Turning Points in History: How Different the World Might Have Been.
was the title of a recent 11-week program at the Academy for Lifelong
Learning of Cape Cod, Inc. Each class discussed two or three
major turning points in history that, had they gone differently, might
have significantly changed the world.
Members of the Adult Learning Institute at Columbia-Greene
Community College in New York recently learned about Set Dancing.
Set Dancing is somewhat like square dancing done to Irish reels, jigs,
hornpipes and polkas. It is done to a triple step rather than walked and
there are many different sets from all over Ireland.
Members of the Berkshire Institute for Lifetime Learning (B.I.L.L.)
recently took a course entitled Accent the Positive. This course
explored how our cultural values affect our perceptions of other English
speakers. Current films and videos were used to illustrate this concept.
Students participated in interactive conversations becoming aware of their
own and others’ speech patterns and how their perception of others
colored their judgments.
Brevard ElderLearning in Florida recently offered members
a course entitled Life & Times of David Henry Thoreau or Transcendental
Days in Concord Town. The course focused on Thoreau’s life
and the influence of Transcendentalism as well as its psychological implications.
History of Our Letters and Numbers is the title of a course
recently given at the Center for Lifelong Learning, Inc.
in Fort Walton Beach, Florida. Participants studied the development of
the alphabet and writing from the earliest pictograph to the Roman alphabet
and the various forms of modern English. Numbers and arithmetic were traced
from their beginnings in ancient Sumer to our modern computers.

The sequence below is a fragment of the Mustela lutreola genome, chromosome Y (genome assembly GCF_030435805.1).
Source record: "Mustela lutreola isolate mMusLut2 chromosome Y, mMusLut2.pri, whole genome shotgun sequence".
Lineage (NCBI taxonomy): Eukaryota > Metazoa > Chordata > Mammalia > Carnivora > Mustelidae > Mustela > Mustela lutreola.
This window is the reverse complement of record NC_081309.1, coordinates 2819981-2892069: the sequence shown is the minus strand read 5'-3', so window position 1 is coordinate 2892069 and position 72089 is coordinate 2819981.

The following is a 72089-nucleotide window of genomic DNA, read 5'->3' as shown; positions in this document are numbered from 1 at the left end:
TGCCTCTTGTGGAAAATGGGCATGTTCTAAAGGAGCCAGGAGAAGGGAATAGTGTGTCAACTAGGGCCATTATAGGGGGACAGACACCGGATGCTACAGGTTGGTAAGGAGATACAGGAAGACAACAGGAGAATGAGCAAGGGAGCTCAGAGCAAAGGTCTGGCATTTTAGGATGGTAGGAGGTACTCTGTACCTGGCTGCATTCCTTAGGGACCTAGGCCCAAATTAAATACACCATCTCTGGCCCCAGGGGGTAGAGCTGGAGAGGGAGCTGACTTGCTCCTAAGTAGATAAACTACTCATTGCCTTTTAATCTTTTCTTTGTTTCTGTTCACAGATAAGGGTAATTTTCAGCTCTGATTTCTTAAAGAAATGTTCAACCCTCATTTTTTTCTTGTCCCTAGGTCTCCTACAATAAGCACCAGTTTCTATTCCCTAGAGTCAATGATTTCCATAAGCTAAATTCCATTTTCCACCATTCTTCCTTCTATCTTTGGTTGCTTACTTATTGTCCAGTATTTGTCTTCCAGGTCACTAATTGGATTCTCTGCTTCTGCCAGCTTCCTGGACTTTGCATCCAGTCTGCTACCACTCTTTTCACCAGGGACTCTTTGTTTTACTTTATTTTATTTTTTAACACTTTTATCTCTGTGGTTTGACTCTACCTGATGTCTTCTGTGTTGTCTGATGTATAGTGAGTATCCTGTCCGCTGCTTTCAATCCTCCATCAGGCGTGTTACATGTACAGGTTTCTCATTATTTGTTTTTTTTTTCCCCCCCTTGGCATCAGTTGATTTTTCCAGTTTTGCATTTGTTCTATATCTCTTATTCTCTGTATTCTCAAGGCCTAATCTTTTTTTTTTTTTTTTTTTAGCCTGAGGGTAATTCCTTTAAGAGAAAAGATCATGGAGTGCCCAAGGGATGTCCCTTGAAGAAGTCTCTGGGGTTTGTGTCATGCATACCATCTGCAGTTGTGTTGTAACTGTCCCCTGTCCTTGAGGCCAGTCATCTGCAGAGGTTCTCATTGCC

Members of the Duke ILR in North Carolina this winter
studied The American Automotive Industry. Beginning in the 20th
century it has grown to become of the United States’. major industries.
Now faced with change, members explored the dynamic growth of the industry,
its impact on the world and its influence on the U.S. economy.
The Lifelong Learning Institute at James Madison University
in Virginia is offering members a chance to learn about The Spirit
of American Philosophy. In this five-week course participants will
cover five great Pragmatist Philosophers at the beginning of the 20th
century. They will examine their roots in the American Experience of the
practical sense of life and of new possibilities. The five classes are:
Charles Sanders Peirce: The Definition of Pragmatism – Josiah Royce:
Pragmatism Applies to our Concept of the Self and Pragmatism Applies to
our Sense of Morality – William James: Pragmatism Applied to our
Concept of Knowledge and Pragmatism and Our Personal Life – John
Dewey: Pragmatism and our Social Life and Pragmatism: Spirituality vs.
Religion – Alfred North Whitehead: Process Philosophy of Evolution
and Religion in the Making.
Members of the Lifelong Learning Institute, Manassas,
Virginia recently took Drawing II, Self-Portrait in Chiascurro (Light
and Shadow). In this course they learned to check the relationship
of line and shape against one another, along with drawing negative spaces
in order to strengthen their composition and create harmony among spaces
Vienna in ¾ Time, from Mozart to Mahler, is the title
of a course offered recently at the Lifelong Learning of
Hilton Head Island program in South Carolina. The course highlighted Viennese
composers from 1750 – 1900, the period when Vienna was the center
of Western music. Participants explored all instrumental forms of music
written in ¾ time, beginning with the minuets and minuets-trios
of Mozart, the scherzos of Beethoven, the landler of Schubert, and finally
the waltzes of Brahms, Johann Strauss, and Mahler. Special attention was
given to the influence of dance on the classical music tradition, as well
as the way it inspired these composers. In the background of the course
was an awareness of historical/political developments of the period.
Members of the Lifelong Learning Program at Western
Iowa Tech Community College took three interesting field trips. The first,
Railroad Renaissance: A Hardhat Tour of the Railroad Roundhouse,
gave members a chance to explore the Milwaukee Railroad Shop’s historic
district. The second, a visit to the Strategic Air and Space Museum,